Wednesday, 22 November 2017
I have always thought that the Racnoss Queen as she appeared in the Runaway Bride ( oh the memory of happier days and happy holidays.) was an astonishing triumph of of costuming married to prosthetics. Her first appearance was a startling revelation and to this day I cannot see Sarah Parrish buried under that hideous make-up. In this story they have managed to recreate the rasping cringey quality of the Racnoss. Like a bunch of wicked Dickensian Arachnids. It was an old BBC drama trick, projecting archetypes using class inspired performances and this one for me is pitch perfect. This always innocent incarnation of The Doctor is unable to grasp how devious and cruel the Racnoss are as a species. That these enormous spider gods are driven by a voracious hunger that practically defines them as a race. Almost everything they do is motivated by hunger of some shape or form.
Even Tolkien's great spiders, which the always war like Orcs rode into battle, were marked by a similar characteristic. The relationship with everyone they ever allied themselves with breaking down as these great omnivores ate not only their enemies but their allies also. Even giving birth was a hugely dangerous experience as their off-spring were born starving. Baby Racnoss almost always devoured whoever sired them. Art imitating life.
It is a spider's web of a tale. Twisty turny as well as timey-whimey.
Classic Doctor, new expression.
Tuesday, 21 November 2017
This is the first story in a quartet of tales, where older incarnations of The Doctor encounter monsters from the more recent era. Written by John Dorney this is a story which evokes much of what I liked, what I loved, about the whole Tom Baker era. It is a story which feels well suited to the first three or four seasons of this most Bohemian of our favourite Time-Lord. A strangely familiar if distant and distorted location where something very nasty lurks in the shadows and dark places. Strong characters emerge and some of those strong characters are reduced to dust and bones.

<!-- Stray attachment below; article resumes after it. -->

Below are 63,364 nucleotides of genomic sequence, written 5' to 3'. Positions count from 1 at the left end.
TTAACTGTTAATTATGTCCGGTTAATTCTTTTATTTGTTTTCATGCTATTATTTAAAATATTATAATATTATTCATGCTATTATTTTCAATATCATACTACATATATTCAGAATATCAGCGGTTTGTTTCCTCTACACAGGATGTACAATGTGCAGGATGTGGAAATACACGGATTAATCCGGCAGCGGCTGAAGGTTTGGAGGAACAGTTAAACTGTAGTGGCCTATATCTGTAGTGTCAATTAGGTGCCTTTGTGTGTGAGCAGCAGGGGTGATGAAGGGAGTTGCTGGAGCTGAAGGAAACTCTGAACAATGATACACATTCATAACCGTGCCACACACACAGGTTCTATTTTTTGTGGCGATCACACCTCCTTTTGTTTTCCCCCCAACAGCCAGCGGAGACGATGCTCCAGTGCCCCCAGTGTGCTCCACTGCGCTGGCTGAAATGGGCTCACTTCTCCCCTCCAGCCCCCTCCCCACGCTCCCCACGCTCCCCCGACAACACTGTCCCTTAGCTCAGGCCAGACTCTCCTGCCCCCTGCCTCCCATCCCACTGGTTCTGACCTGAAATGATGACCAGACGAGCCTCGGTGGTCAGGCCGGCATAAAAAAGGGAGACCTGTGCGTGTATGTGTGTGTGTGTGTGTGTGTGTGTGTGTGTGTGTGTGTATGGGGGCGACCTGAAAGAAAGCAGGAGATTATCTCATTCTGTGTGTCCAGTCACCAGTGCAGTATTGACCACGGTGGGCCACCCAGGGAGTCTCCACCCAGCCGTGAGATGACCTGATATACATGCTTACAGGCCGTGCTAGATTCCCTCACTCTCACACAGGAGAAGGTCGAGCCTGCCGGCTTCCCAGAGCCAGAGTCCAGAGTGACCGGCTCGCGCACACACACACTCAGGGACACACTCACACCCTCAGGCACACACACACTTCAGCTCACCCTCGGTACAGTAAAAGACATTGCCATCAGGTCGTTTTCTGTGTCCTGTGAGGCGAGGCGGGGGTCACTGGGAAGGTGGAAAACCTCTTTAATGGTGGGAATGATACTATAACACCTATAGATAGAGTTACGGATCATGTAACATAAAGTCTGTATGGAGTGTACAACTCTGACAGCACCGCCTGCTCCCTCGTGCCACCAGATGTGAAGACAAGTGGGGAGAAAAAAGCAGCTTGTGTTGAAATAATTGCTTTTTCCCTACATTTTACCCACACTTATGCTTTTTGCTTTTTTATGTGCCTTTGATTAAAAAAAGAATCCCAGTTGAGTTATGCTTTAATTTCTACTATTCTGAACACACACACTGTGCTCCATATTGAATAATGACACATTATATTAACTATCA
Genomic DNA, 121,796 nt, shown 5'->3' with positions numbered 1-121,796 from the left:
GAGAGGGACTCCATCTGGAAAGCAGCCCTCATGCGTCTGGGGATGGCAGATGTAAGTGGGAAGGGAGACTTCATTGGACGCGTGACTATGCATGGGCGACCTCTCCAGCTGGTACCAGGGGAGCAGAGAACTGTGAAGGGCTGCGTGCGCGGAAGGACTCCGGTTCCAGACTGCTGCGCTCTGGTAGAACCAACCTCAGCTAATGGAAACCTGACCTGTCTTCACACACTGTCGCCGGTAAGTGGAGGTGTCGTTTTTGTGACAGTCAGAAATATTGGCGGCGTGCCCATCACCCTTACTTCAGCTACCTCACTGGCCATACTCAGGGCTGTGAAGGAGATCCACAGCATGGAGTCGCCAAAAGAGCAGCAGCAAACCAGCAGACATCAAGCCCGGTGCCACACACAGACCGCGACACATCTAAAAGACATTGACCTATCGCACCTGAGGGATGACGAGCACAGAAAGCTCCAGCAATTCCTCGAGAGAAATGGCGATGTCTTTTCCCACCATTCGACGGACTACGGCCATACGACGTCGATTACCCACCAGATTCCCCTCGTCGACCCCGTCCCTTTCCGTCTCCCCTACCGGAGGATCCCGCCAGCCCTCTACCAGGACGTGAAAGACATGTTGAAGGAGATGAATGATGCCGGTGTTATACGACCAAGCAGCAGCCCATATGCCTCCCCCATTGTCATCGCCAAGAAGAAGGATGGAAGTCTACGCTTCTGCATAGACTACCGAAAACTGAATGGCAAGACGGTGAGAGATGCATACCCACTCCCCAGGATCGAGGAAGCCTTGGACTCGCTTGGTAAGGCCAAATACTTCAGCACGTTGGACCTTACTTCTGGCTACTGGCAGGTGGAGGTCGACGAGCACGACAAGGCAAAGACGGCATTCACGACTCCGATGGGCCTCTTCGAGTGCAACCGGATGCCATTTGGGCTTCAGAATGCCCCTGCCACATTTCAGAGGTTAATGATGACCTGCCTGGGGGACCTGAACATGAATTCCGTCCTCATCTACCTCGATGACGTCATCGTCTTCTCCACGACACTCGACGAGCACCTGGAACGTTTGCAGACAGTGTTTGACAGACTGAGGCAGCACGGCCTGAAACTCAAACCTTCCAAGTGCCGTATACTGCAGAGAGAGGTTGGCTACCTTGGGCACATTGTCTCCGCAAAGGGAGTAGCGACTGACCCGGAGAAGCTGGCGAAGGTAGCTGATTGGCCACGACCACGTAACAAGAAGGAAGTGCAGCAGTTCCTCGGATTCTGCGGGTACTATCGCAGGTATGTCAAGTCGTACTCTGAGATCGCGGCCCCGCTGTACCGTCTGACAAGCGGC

Tom Baker sounds so on form too. That towering and yet emotive voice helps the drama move along at a thunderous pace, listen to the consternation in his voice as he is constantly frustrated by the very people he is trying to keep alive. It was such an entertaining ride I restarted it right after I finished it. Barely a breath between ending and beginning again.
Much like The Doctor's lives I suppose.
Saturday, 18 November 2017
I am gushing, I know, but this book has so entertained me over the last three nights. I am prone to the blues as the dark nights creep over us and this lovely book has so far proved an antidote to that melancholy shade. Not only a great story well retold it also manages to smuggle a host of wee knowing treats within the text. For instance the great Dave Gibbons gets a mention among a list of great artists named as those whose genius are not recognised within their lifetime. (.Pssssst, Dave, we all know.)